IF YOU thought staying back in the office a few hours each week was rough, try moving to Japan.
In a country where the majority of workers will rarely switch companies or careers once they’ve secured a position, and have among the lowest allotted annual leave benefits of any country in the world, employees are notorious for their unhealthy working hours.
Almost a quarter of companies there have admitted that some of their employees work well beyond hours, with some companies admitting their staff did more than 100 hours of overtime a month.
At the same time, data from the World Bank found Japan to be one of the least generous countries in the world for paid leave.
Employees in Japan on average are only entitled to 10 days’ paid leave, and zero paid holidays. Many won’t use even half their allotted days off for the year.
A separate study found that one in six workers in Japan took no paid holidays at all.
Australia, by comparison, offers 20 days’ paid leave and eight days of paid public holidays.
Austria and Portugal came out on top for most paid days off in a year, with 22 days and 13 days of paid leave respectively.
The difference in work cultures is confronting, especially considering there’s a prominent rate of work-related deaths as a result of the pressure.
KAROSHI — WHEN YOUR JOB CAN BE FATAL
The working culture in Japan can be so brutal for some that it results in work-related fatalities. It’s a social illness prominent enough to have its own name, called karoshi.
Employers are worked to the point where it becomes fatal, typically due to stress-induced heart attack or stroke and a starvation diet.
According to The Japan Times, the government acknowledged a total of 96 deaths from work-related attacks in the fiscal year ending in March, and awarded compensation for a further 93 cases in which people committed or attempted suicide.
Emiko Teranishi, 67, is the head of a nationwide network dedicated to preventing karoshi at a legal level.
Ms Teranishi lost her husband to work-related suicide in the 1990s. He was the manager of a soba noodle restaurant, and worked so hard he became sleep-deprived and depressed amid an economic recession at the time.
“He worked 4000 hours a year,” Ms Teranishi told The Japan Times. “The company had him punch a time card every day, so it knew that he worked that hard. In the days before his death, he had told his boss he had no appetite, he couldn’t sleep and was exhausted. The company knew he was at high risk (of karoshi).”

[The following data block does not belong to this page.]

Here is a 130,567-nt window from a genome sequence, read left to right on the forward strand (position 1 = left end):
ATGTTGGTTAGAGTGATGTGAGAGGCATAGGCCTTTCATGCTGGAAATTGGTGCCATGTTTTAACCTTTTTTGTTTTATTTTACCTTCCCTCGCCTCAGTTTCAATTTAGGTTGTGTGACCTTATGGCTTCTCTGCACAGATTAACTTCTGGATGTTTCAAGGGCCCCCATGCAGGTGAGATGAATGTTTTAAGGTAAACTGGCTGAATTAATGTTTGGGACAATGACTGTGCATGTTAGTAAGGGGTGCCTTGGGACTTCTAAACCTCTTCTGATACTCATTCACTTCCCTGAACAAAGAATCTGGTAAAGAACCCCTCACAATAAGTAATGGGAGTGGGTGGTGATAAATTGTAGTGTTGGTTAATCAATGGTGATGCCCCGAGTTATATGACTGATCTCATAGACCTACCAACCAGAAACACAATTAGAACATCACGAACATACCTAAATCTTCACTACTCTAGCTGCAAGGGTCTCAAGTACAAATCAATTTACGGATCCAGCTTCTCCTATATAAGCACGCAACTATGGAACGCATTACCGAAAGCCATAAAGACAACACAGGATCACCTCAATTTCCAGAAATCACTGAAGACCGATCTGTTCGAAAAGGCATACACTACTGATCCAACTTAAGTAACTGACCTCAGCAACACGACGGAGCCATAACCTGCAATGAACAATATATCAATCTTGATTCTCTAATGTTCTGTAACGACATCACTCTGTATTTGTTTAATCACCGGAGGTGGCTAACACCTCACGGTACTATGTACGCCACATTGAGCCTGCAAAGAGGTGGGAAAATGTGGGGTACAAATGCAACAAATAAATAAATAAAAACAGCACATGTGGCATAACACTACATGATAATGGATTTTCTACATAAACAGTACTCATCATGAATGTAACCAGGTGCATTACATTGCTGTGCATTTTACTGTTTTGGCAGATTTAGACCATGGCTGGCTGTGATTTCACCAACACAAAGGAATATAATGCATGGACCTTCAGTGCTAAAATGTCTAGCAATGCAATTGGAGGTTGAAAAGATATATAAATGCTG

A similar but even more serious work-related condition in Japan is karōjisatsu, in which a person deliberately commits suicide due to job stress.
In December last year, the suicide of a young woman who worked for advertising giant Dentsu Inc. was highly publicised after it was ruled to be a death by overwork.
Matsuri Takahashi, 24, killed herself while she worked for the agency’s Digital Account division, according to local media reports.
The family’s lawyers said her workload increased drastically over her time at Dentsu; from October 9 to November 7, her total overtime work totalled 105 hours.
In the lead-up to her death, she sent colleagues and friends messages through social media saying she wanted to die.
Authorities who inspected her case concluded she had suffered a mental breakdown based on the psychological burden of working so much overtime.
According to National Police Agency statistics cited by the Japan Times, 2159 people took their own lives due to work-related problems last year.
WHAT’S THE GOVERNMENT DOING ABOUT IT?
The Japanese government has just issued its first-ever white paper on karoshi.
The country’s prime minister, Shinzo Abe, is seeking to introduce a legal ceiling on the amount of overtime a person can clock a month.
The Japanese government is also aiming to lower the percentage of employees working more than 60 hours per week to five per cent of the total workforce.
It also intends to convince all workers to take at least 70 per cent of their paid holiday by 2020.
But the trouble is, karoshi stems from a social problem embedded deep within Japanese society, which has been acknowledged as far back as the 1980s. The social pressure combined with the competitive desire to succeed makes it difficult to convince workers to take more time off.
A recent poll by the government finding 20 per cent of the entire workforce faced risk of death from overwork.
The research targeted around 10,000 companies and 20,000 workers, of which 1743 companies and 19,583 workers responded.
The study found that 21 per cent of Japanese employees log 49 hours or more per week. But that’s just the beginning.
More than 22 per cent of enterprises reported that some of their workers put in more than 80 hours of overtime per month. This extra 80 hours — some four hours per day — is officially known as the threshold after which risk of death escalates dramatically.
Worse still, 11.9 per cent of companies said they had workers logging more than 100 hours of extra time per month. Almost 30 per cent of these overworked employees are employed in IT and communications, the study showed.
Academia, postal services and transport are also areas where employees tend to work extra-long hours.
So, how’s your job looking to you now?